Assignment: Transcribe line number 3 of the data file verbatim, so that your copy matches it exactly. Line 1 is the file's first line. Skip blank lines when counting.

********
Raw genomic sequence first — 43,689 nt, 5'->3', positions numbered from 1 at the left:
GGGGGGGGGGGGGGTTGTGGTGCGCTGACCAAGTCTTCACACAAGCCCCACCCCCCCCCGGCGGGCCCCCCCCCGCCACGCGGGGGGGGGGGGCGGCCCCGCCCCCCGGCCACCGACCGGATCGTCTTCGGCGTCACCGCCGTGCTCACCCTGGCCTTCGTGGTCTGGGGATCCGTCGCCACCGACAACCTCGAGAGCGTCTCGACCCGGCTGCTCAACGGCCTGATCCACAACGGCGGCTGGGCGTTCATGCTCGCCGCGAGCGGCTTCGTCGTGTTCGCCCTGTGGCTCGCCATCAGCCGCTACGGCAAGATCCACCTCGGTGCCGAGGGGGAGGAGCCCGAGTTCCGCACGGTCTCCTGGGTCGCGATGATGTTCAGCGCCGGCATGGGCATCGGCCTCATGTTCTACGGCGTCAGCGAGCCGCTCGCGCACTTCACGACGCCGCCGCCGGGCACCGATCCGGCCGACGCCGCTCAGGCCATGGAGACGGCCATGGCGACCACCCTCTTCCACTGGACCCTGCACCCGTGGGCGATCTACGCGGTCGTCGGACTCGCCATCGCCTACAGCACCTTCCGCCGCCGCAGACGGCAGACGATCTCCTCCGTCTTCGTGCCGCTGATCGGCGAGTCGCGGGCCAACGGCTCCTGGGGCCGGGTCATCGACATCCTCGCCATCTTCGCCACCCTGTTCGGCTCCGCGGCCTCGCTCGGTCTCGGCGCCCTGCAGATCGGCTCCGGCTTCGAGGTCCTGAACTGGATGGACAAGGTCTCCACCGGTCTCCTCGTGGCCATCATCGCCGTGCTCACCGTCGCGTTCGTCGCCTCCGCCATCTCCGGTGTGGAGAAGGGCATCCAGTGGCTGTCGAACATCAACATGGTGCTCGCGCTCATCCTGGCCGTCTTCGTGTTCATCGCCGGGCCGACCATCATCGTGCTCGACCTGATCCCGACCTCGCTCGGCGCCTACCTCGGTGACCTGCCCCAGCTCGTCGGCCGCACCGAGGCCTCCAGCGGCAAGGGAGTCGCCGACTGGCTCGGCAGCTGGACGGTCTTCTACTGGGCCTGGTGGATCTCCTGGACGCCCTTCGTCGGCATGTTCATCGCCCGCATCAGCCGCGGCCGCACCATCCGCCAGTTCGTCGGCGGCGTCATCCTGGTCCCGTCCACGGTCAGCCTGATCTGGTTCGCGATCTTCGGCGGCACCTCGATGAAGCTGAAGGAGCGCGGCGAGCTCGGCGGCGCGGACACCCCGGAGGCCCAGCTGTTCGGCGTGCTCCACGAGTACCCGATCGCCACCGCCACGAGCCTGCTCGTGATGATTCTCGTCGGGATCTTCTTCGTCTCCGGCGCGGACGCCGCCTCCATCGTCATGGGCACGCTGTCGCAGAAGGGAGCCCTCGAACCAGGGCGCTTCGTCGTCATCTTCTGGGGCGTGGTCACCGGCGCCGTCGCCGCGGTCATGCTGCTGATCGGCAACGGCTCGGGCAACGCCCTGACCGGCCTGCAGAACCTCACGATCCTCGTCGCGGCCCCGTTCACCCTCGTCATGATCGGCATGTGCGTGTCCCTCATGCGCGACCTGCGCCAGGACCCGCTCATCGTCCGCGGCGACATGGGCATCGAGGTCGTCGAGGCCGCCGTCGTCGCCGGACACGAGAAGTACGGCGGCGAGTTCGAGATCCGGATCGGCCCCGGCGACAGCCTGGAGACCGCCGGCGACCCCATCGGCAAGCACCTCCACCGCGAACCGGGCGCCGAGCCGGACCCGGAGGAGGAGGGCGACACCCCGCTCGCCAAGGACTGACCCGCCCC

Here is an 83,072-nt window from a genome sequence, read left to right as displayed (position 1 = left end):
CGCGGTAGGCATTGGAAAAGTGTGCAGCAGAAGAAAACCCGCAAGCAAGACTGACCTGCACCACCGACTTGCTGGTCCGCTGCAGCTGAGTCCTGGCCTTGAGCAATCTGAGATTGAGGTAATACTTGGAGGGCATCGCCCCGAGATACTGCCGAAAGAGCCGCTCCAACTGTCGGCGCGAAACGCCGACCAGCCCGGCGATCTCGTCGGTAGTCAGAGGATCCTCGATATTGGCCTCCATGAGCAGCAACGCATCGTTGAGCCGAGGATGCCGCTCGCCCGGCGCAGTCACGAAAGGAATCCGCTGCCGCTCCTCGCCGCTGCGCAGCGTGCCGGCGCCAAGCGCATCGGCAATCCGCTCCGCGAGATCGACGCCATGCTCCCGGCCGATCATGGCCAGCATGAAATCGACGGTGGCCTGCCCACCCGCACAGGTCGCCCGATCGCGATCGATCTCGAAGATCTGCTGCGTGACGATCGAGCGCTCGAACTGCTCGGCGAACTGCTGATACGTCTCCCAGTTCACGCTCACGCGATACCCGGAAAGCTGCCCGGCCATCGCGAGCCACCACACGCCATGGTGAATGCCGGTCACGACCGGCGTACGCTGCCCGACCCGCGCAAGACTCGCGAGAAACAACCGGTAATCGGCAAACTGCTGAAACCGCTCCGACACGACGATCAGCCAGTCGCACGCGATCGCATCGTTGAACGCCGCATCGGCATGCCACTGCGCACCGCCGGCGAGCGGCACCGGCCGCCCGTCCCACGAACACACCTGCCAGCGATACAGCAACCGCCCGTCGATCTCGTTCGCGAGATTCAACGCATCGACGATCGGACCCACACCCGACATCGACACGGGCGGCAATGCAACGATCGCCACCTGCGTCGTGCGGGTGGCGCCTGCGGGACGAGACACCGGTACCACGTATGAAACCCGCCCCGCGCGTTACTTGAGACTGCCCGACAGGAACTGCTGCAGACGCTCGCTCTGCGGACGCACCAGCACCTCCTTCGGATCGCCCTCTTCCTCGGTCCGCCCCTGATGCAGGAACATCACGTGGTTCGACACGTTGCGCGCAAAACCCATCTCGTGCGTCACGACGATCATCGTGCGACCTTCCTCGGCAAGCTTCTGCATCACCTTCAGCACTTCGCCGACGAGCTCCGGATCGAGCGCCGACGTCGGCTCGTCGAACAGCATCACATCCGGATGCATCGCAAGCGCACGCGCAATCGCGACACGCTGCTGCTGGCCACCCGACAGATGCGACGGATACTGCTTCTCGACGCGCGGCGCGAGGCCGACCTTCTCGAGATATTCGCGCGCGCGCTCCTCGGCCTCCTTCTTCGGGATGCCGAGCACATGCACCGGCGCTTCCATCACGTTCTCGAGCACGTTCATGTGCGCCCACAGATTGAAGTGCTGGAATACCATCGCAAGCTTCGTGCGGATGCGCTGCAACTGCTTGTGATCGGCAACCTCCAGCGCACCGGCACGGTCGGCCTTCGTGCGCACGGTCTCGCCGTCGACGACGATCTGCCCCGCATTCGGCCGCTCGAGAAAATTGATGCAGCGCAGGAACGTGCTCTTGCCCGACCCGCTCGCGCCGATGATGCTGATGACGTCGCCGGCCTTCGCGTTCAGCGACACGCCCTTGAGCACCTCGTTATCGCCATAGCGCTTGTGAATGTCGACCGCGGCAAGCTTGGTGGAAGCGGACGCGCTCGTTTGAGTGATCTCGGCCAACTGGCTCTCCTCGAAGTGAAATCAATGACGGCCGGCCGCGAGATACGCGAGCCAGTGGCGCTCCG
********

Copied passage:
Here is an 83,072-nt window from a genome sequence, read left to right as displayed (position 1 = left end):